“It’s all so familiar, yet I know I’ve never been here before. I feel so at home.”
/#howl's moving castle #ghibli 
/#fairy tail 
"I 've been languishing in regrets. About not being able to say let’s go to the aquarium again, about being late for Christmas, about not having wished you happy birthday properly, about New Years’ Day, letting go of your hand… always, not been able to say what I really feel. I've hurt you numerous times, and made you cry so many times. It’s because…”
/#hirunaka no ryuusei #this is pretty have i reblogged this before? #im still blacklisting hnr lol so pls tag ur posts thanks :) 
/#neppu kariku bushi road 



/#kagerou project #! #asddsjakfdsfa 

 What’s right from wrong? What’s good from evil? Nobody can truly distinguish between them. Even if there was a god. Now, supposing a god and his world existed, even then I’d stop and think for myself. I’d decide for myself whether his teachings are right or wrong. I put faith in my own convictions as to what I believe is right, and consider them to be righteous." - Near

/#death note 


"Just my luck, on the one day I happen to go outside for the first time in two years, I end up as a terrorist hostage."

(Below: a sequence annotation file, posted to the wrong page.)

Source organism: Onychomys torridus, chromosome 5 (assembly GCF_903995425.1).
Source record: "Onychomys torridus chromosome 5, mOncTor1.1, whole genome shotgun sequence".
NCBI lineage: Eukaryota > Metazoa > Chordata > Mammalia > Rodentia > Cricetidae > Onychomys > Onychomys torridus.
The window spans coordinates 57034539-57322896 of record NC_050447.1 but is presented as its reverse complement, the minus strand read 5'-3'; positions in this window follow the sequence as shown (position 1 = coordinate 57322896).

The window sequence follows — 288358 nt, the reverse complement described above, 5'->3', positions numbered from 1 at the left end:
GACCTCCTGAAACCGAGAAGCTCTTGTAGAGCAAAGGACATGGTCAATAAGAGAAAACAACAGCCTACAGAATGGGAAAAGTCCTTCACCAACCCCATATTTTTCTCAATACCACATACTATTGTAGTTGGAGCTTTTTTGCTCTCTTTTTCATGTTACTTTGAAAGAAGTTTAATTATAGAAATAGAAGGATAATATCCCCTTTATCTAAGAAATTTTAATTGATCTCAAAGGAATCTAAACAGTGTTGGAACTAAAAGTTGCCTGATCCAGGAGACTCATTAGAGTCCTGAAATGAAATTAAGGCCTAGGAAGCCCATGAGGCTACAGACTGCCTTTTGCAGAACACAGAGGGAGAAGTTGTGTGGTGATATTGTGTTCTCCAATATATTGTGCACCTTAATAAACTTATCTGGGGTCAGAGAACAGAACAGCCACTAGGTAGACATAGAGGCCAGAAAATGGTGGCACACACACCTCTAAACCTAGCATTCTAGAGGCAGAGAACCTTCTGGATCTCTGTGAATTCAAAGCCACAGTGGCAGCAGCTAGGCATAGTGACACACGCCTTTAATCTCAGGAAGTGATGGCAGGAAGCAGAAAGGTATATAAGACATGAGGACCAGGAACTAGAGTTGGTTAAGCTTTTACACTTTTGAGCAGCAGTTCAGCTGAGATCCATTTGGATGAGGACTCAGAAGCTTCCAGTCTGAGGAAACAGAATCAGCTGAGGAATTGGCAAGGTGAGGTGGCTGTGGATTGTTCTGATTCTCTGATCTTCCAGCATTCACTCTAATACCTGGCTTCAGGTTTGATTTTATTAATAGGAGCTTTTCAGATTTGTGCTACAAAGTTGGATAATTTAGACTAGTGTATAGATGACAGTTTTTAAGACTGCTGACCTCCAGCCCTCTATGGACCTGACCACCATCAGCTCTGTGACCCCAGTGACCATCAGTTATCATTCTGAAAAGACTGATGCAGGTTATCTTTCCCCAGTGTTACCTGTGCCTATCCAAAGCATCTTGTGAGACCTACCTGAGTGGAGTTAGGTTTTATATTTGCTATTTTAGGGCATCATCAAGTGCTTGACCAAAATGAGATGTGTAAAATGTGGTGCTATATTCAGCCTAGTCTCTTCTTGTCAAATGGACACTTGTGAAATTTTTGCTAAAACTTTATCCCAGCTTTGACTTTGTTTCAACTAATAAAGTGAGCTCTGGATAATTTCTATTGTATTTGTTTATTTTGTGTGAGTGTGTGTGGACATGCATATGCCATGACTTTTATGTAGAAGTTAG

/#kagerou project #mekakucity actors 
/#yowamushi pedal 


This Is Big: Scientists Just Found Earth’s First-Cousin

Right now, 500 light years away from Earth, there’s a planet that looks a lot like our own. It is bathed in dim orangeish light, which at high noon is only as bright as the golden hour before sunset back home. 

NASA scientists are calling the planet Kepler-186f, and it’s unlike anything they’ve found. The big news: Kepler-186f is the closest relative to the Earth that researchers have discovered. 

It’s the first Earth-sized planet in the habitable zone of another star—the sweet spot between too-hot Mercury-like planets and too-cold Neptunes— and it is likely to give scientists their first real opportunity to seek life elsewhere in the universe. “It’s no longer in the realm of science fiction,” said Elisa Quintana, a researcher at the SETI Institute. 

But if there is indeed life on Kepler-186f, it may not look like what we have here. Given the redder wavelengths of light on the planet, vegetation there would sprout in hues of yellow and orange instead of green.

Read more. [Image: NASA Ames/SETI Institute/JPL-Caltech]

/#misc #space #oooooh